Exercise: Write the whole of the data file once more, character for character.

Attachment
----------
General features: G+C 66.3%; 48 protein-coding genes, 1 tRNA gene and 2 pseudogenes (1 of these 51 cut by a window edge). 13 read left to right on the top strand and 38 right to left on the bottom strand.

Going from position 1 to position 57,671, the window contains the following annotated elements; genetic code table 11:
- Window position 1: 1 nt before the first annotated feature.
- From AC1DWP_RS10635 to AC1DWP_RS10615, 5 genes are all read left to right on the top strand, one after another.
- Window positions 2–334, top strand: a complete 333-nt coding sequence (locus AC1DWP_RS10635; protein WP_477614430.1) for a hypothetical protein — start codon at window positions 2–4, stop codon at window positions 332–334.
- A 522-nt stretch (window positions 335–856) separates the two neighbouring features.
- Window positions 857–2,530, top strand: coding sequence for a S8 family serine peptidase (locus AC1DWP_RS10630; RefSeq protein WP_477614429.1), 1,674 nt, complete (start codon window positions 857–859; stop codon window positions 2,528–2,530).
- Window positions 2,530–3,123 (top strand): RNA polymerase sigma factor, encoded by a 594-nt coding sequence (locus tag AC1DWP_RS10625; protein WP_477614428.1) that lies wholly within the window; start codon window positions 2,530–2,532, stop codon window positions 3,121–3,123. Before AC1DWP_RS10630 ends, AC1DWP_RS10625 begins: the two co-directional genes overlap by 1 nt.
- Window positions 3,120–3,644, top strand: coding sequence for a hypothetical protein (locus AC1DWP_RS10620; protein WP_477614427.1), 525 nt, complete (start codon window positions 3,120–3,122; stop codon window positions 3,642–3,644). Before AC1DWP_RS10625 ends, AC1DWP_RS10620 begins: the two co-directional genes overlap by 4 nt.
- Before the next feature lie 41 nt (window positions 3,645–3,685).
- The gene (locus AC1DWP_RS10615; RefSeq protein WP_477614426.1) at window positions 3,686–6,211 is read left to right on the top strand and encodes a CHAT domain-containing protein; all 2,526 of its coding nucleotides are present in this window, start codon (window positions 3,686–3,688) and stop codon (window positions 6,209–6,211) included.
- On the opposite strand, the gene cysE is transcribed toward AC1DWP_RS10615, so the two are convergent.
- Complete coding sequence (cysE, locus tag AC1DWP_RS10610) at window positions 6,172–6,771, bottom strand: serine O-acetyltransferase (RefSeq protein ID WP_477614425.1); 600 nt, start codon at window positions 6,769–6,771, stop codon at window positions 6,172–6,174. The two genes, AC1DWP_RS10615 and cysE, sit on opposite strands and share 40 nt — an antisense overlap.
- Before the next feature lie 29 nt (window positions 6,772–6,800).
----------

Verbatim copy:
General features: G+C 66.3%; 48 protein-coding genes, 1 tRNA gene and 2 pseudogenes (1 of these 51 cut by a window edge). 13 read left to right on the top strand and 38 right to left on the bottom strand.

Going from position 1 to position 57,671, the window contains the following annotated elements; genetic code table 11:
- Window position 1: 1 nt before the first annotated feature.
- From AC1DWP_RS10635 to AC1DWP_RS10615, 5 genes are all read left to right on the top strand, one after another.
- Window positions 2–334, top strand: a complete 333-nt coding sequence (locus AC1DWP_RS10635; protein WP_477614430.1) for a hypothetical protein — start codon at window positions 2–4, stop codon at window positions 332–334.
- A 522-nt stretch (window positions 335–856) separates the two neighbouring features.
- Window positions 857–2,530, top strand: coding sequence for a S8 family serine peptidase (locus AC1DWP_RS10630; RefSeq protein WP_477614429.1), 1,674 nt, complete (start codon window positions 857–859; stop codon window positions 2,528–2,530).
- Window positions 2,530–3,123 (top strand): RNA polymerase sigma factor, encoded by a 594-nt coding sequence (locus tag AC1DWP_RS10625; protein WP_477614428.1) that lies wholly within the window; start codon window positions 2,530–2,532, stop codon window positions 3,121–3,123. Before AC1DWP_RS10630 ends, AC1DWP_RS10625 begins: the two co-directional genes overlap by 1 nt.
- Window positions 3,120–3,644, top strand: coding sequence for a hypothetical protein (locus AC1DWP_RS10620; protein WP_477614427.1), 525 nt, complete (start codon window positions 3,120–3,122; stop codon window positions 3,642–3,644). Before AC1DWP_RS10625 ends, AC1DWP_RS10620 begins: the two co-directional genes overlap by 4 nt.
- Before the next feature lie 41 nt (window positions 3,645–3,685).
- The gene (locus AC1DWP_RS10615; RefSeq protein WP_477614426.1) at window positions 3,686–6,211 is read left to right on the top strand and encodes a CHAT domain-containing protein; all 2,526 of its coding nucleotides are present in this window, start codon (window positions 3,686–3,688) and stop codon (window positions 6,209–6,211) included.
- On the opposite strand, the gene cysE is transcribed toward AC1DWP_RS10615, so the two are convergent.
- Complete coding sequence (cysE, locus tag AC1DWP_RS10610) at window positions 6,172–6,771, bottom strand: serine O-acetyltransferase (RefSeq protein ID WP_477614425.1); 600 nt, start codon at window positions 6,769–6,771, stop codon at window positions 6,172–6,174. The two genes, AC1DWP_RS10615 and cysE, sit on opposite strands and share 40 nt — an antisense overlap.
- Before the next feature lie 29 nt (window positions 6,772–6,800).